On Song of No Regrets, tenor saxophonist Eric Alexander decides to keep things fresh with a Latin beat and a couple unexpected guests. Having worked so prolifically for so long (he's got more than 160 recordings to his name both solo and as a sideman), it's inevitable that Alexander would have more than a few preferred musicians to round out his rhythm section. Rather than sticking with Harold Mabern, who has been his pianist of choice during eight of his quartet sessions in the past decade, he recruits another longtime collaborator in pianist David Hazeltine. Hazeltine has worked with him as far back as 1997 as part of the contemporary post-bop supergroup One for All.
Rounding out the quartet is bassist John Webber and drummer Joe Farnsworth; both familiar faces. But Song of No Regrets becomes truly interesting when the group expands to a sextet. Dominican- born percussionist Alex Diaz and predominantly high- pitched trumpeter Jon Faddis add an entirely new dynamic. Diaz lays a Latin groove over the entirety of the album, giving it a unique sound without straying too far from what listeners expect from Alexander.
The album opens with the two tracks Faddis received guest billing for; the swinging Hazeltine original, "But Here's the Thing" and an absolutely standout, moody rendition of Stevie Wonder's "These Three Words," in which his trumpet briefly steals the limelight. Alexander's self- written song "Grinder" is just inventive enough to keep your interest as well as the trance-like "Corazon Perdido." Hazeltine plays beautifully over a Latin groove on "Mas Que Nada," an otherwise forgettable track written by Jorge Ben Jor but made famous by Sergio Mendes, before sliding into another Alexander original, "Boom Zoom."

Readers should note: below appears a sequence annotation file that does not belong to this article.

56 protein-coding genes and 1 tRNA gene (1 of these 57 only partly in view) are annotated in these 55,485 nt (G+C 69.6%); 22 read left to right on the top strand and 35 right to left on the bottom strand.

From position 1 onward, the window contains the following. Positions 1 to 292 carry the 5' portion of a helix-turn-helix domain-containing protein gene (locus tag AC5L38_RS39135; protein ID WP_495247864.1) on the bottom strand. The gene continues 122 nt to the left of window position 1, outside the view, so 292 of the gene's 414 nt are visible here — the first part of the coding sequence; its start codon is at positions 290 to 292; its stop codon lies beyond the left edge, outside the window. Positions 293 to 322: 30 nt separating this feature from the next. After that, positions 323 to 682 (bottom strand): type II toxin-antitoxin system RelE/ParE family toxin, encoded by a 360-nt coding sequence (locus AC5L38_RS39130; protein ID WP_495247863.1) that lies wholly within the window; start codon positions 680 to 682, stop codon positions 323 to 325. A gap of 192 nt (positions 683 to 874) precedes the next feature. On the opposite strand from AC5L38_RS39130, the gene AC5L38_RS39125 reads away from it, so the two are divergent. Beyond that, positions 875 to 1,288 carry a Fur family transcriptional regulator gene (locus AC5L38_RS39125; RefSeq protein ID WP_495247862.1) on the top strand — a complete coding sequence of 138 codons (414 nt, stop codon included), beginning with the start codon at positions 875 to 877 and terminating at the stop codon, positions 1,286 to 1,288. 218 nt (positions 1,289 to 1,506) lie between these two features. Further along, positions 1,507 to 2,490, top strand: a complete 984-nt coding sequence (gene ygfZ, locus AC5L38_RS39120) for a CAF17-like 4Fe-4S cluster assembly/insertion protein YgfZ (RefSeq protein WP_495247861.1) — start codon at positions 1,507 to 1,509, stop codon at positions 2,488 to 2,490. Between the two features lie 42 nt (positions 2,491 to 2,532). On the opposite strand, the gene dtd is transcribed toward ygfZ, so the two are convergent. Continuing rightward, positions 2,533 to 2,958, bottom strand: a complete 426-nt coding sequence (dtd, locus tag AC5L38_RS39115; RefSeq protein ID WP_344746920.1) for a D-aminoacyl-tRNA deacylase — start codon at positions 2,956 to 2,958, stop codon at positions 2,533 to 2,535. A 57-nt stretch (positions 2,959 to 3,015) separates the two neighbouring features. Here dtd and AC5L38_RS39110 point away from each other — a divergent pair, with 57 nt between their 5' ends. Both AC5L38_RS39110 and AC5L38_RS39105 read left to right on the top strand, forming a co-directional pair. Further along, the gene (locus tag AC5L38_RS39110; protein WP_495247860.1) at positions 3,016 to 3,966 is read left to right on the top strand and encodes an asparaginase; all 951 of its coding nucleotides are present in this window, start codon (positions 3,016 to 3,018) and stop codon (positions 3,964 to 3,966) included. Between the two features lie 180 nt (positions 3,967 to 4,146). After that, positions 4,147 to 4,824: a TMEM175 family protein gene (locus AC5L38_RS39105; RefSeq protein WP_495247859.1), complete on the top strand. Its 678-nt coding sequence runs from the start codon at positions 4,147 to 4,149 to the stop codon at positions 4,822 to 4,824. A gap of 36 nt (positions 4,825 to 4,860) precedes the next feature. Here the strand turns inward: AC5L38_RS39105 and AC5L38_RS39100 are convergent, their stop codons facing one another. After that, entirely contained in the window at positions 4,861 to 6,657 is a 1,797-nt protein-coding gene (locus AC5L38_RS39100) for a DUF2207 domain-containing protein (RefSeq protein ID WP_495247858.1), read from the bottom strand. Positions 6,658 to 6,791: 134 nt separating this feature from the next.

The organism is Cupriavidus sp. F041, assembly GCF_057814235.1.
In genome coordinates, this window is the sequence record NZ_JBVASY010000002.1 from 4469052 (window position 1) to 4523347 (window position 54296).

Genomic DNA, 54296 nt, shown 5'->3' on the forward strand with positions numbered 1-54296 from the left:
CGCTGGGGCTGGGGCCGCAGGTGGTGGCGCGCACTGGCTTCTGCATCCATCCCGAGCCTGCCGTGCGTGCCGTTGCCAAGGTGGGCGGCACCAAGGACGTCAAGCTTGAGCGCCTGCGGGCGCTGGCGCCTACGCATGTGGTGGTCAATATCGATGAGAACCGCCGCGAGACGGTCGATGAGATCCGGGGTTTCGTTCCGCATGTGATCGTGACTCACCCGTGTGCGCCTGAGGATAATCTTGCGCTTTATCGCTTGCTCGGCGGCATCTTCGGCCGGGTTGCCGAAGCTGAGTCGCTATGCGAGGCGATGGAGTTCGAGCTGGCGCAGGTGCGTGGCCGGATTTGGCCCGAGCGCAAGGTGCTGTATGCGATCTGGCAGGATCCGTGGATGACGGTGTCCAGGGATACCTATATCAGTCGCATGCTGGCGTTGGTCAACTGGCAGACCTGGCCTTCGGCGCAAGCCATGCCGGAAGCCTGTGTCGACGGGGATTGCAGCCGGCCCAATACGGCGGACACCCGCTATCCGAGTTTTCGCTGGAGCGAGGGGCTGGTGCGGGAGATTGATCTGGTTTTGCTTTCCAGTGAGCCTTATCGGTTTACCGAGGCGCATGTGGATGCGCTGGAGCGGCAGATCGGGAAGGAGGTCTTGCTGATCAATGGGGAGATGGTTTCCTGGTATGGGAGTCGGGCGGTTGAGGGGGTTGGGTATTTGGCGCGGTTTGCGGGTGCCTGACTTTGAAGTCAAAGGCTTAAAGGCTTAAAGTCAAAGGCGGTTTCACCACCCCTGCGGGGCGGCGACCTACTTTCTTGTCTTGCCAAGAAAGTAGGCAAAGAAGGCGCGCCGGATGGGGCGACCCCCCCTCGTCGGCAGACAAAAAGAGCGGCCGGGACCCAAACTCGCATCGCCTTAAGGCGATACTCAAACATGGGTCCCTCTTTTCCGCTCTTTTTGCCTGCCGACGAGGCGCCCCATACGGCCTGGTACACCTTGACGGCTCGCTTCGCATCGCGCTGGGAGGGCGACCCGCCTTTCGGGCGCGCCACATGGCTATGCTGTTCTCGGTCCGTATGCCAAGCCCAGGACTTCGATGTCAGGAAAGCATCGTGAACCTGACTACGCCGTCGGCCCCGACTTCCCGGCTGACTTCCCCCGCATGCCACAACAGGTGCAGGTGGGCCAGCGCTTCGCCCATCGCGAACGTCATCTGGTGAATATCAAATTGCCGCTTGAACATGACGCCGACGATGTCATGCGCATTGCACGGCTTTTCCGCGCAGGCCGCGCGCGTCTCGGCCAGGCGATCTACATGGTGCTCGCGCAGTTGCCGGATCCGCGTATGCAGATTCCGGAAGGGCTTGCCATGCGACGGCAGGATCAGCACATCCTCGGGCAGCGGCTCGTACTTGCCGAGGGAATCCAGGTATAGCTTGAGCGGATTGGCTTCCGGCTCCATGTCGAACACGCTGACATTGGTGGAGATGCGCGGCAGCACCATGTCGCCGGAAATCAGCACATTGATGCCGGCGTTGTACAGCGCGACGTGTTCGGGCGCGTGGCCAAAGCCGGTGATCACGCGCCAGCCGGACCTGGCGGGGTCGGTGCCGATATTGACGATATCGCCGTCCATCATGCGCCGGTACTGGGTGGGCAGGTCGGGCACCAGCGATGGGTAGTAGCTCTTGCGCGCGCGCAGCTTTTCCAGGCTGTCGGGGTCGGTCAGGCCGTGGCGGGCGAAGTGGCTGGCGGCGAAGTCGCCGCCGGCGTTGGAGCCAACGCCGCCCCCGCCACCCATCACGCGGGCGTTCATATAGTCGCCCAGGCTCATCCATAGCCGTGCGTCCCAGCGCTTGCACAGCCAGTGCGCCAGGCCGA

The final leg of the album consists of the title song, which is an effusive interpretation of another Sergio Mendes tune and the second true standout of the session. Lastly are "Cede's Shack" and "Up, Up and Away," both warm and lively but otherwise unmemorable tunes.
At a beat over 55 minutes, Song of No Regrets is a well rounded offering that doesn't run the risk of out-staying its welcome and becoming tedious. However, once Faddis and his trumpet exit, the rest of the album has just a bit less to offer. It's certainly an enjoyable romp, and Alexander is clearly a talented tenor, admirably keeping traditional hard bop interesting in the 21st century. But it stops somewhat short of being must- have jazz, falling into the category of comfortable rather than remarkable.
But Here’s the Thing; These Three Words; Grinder; Mas Que Nada; Boom Zoom; Song of No Regrets; Cede’s Shack; Up, Up and Away.
Eric Alexander: tenor saxophone, organ (2); Jon Faddis: trumpet (1, 2); David Hazeltine: piano; John Webber: bass; Joe Farnsworth: drums; Alex Diaz: conga, bongos, auxiliary percussion.
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